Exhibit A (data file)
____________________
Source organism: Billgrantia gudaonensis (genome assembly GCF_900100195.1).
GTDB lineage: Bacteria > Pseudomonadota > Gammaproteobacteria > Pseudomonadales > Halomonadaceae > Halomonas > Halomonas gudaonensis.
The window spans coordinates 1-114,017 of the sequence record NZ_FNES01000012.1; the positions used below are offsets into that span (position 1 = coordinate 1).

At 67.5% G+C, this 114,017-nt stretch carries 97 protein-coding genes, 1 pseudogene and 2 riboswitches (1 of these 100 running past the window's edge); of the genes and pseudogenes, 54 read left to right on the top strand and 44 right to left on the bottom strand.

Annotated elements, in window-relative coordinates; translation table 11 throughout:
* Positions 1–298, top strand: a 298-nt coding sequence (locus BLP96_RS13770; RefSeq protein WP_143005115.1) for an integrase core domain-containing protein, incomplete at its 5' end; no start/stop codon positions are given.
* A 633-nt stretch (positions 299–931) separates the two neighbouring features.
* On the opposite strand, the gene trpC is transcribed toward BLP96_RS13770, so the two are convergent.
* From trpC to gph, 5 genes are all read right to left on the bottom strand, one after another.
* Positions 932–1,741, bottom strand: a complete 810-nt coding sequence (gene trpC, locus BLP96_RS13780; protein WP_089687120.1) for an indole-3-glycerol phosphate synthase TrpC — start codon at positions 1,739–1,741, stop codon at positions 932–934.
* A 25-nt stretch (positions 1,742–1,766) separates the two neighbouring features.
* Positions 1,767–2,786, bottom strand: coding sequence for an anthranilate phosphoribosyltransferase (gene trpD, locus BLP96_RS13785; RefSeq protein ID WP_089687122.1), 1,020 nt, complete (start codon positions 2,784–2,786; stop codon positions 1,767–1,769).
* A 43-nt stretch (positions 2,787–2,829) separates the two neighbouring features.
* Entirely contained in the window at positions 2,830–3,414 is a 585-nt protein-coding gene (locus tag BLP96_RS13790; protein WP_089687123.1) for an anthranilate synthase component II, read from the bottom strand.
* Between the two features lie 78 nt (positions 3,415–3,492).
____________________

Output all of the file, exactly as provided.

Source organism: Billgrantia gudaonensis (genome assembly GCF_900100195.1).
GTDB lineage: Bacteria > Pseudomonadota > Gammaproteobacteria > Pseudomonadales > Halomonadaceae > Halomonas > Halomonas gudaonensis.
The window spans coordinates 1-114,017 of the sequence record NZ_FNES01000012.1; the positions used below are offsets into that span (position 1 = coordinate 1).

At 67.5% G+C, this 114,017-nt stretch carries 97 protein-coding genes, 1 pseudogene and 2 riboswitches (1 of these 100 running past the window's edge); of the genes and pseudogenes, 54 read left to right on the top strand and 44 right to left on the bottom strand.

Annotated elements, in window-relative coordinates; translation table 11 throughout:
* Positions 1–298, top strand: a 298-nt coding sequence (locus BLP96_RS13770; RefSeq protein WP_143005115.1) for an integrase core domain-containing protein, incomplete at its 5' end; no start/stop codon positions are given.
* A 633-nt stretch (positions 299–931) separates the two neighbouring features.
* On the opposite strand, the gene trpC is transcribed toward BLP96_RS13770, so the two are convergent.
* From trpC to gph, 5 genes are all read right to left on the bottom strand, one after another.
* Positions 932–1,741, bottom strand: a complete 810-nt coding sequence (gene trpC, locus BLP96_RS13780; protein WP_089687120.1) for an indole-3-glycerol phosphate synthase TrpC — start codon at positions 1,739–1,741, stop codon at positions 932–934.
* A 25-nt stretch (positions 1,742–1,766) separates the two neighbouring features.
* Positions 1,767–2,786, bottom strand: coding sequence for an anthranilate phosphoribosyltransferase (gene trpD, locus BLP96_RS13785; RefSeq protein ID WP_089687122.1), 1,020 nt, complete (start codon positions 2,784–2,786; stop codon positions 1,767–1,769).
* A 43-nt stretch (positions 2,787–2,829) separates the two neighbouring features.
* Entirely contained in the window at positions 2,830–3,414 is a 585-nt protein-coding gene (locus tag BLP96_RS13790; protein WP_089687123.1) for an anthranilate synthase component II, read from the bottom strand.
* Between the two features lie 78 nt (positions 3,415–3,492).